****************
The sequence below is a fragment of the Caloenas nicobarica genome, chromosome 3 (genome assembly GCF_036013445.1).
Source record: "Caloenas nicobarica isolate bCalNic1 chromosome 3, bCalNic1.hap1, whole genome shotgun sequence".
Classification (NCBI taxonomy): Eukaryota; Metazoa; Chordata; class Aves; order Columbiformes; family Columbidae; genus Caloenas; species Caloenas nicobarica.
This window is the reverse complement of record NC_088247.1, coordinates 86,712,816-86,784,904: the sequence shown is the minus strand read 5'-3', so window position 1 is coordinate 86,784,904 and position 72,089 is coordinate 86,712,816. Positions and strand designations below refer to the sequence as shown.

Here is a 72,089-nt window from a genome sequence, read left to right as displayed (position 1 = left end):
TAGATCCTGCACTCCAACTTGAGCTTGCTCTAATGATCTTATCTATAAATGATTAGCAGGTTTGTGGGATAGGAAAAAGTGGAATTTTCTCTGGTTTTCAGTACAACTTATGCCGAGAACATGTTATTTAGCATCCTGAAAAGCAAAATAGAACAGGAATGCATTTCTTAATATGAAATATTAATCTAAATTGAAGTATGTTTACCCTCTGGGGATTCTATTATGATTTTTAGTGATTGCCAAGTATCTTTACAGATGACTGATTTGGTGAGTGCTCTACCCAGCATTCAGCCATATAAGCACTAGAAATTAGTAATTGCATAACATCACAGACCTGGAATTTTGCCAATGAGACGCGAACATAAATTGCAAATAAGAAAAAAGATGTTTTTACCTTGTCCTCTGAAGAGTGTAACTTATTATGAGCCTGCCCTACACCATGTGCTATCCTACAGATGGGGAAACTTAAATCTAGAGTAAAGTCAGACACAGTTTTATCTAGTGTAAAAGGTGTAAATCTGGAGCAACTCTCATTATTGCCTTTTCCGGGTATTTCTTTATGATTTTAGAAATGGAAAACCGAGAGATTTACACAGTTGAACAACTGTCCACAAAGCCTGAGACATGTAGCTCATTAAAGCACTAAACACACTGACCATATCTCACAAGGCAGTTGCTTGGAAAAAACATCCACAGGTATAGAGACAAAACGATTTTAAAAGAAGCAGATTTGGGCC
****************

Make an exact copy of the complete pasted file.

The sequence below is a fragment of the Caloenas nicobarica genome, chromosome 3 (genome assembly GCF_036013445.1).
Source record: "Caloenas nicobarica isolate bCalNic1 chromosome 3, bCalNic1.hap1, whole genome shotgun sequence".
Classification (NCBI taxonomy): Eukaryota; Metazoa; Chordata; class Aves; order Columbiformes; family Columbidae; genus Caloenas; species Caloenas nicobarica.
This window is the reverse complement of record NC_088247.1, coordinates 86,712,816-86,784,904: the sequence shown is the minus strand read 5'-3', so window position 1 is coordinate 86,784,904 and position 72,089 is coordinate 86,712,816. Positions and strand designations below refer to the sequence as shown.

Here is a 72,089-nt window from a genome sequence, read left to right as displayed (position 1 = left end):
TAGATCCTGCACTCCAACTTGAGCTTGCTCTAATGATCTTATCTATAAATGATTAGCAGGTTTGTGGGATAGGAAAAAGTGGAATTTTCTCTGGTTTTCAGTACAACTTATGCCGAGAACATGTTATTTAGCATCCTGAAAAGCAAAATAGAACAGGAATGCATTTCTTAATATGAAATATTAATCTAAATTGAAGTATGTTTACCCTCTGGGGATTCTATTATGATTTTTAGTGATTGCCAAGTATCTTTACAGATGACTGATTTGGTGAGTGCTCTACCCAGCATTCAGCCATATAAGCACTAGAAATTAGTAATTGCATAACATCACAGACCTGGAATTTTGCCAATGAGACGCGAACATAAATTGCAAATAAGAAAAAAGATGTTTTTACCTTGTCCTCTGAAGAGTGTAACTTATTATGAGCCTGCCCTACACCATGTGCTATCCTACAGATGGGGAAACTTAAATCTAGAGTAAAGTCAGACACAGTTTTATCTAGTGTAAAAGGTGTAAATCTGGAGCAACTCTCATTATTGCCTTTTCCGGGTATTTCTTTATGATTTTAGAAATGGAAAACCGAGAGATTTACACAGTTGAACAACTGTCCACAAAGCCTGAGACATGTAGCTCATTAAAGCACTAAACACACTGACCATATCTCACAAGGCAGTTGCTTGGAAAAAACATCCACAGGTATAGAGACAAAACGATTTTAAAAGAAGCAGATTTGGGCC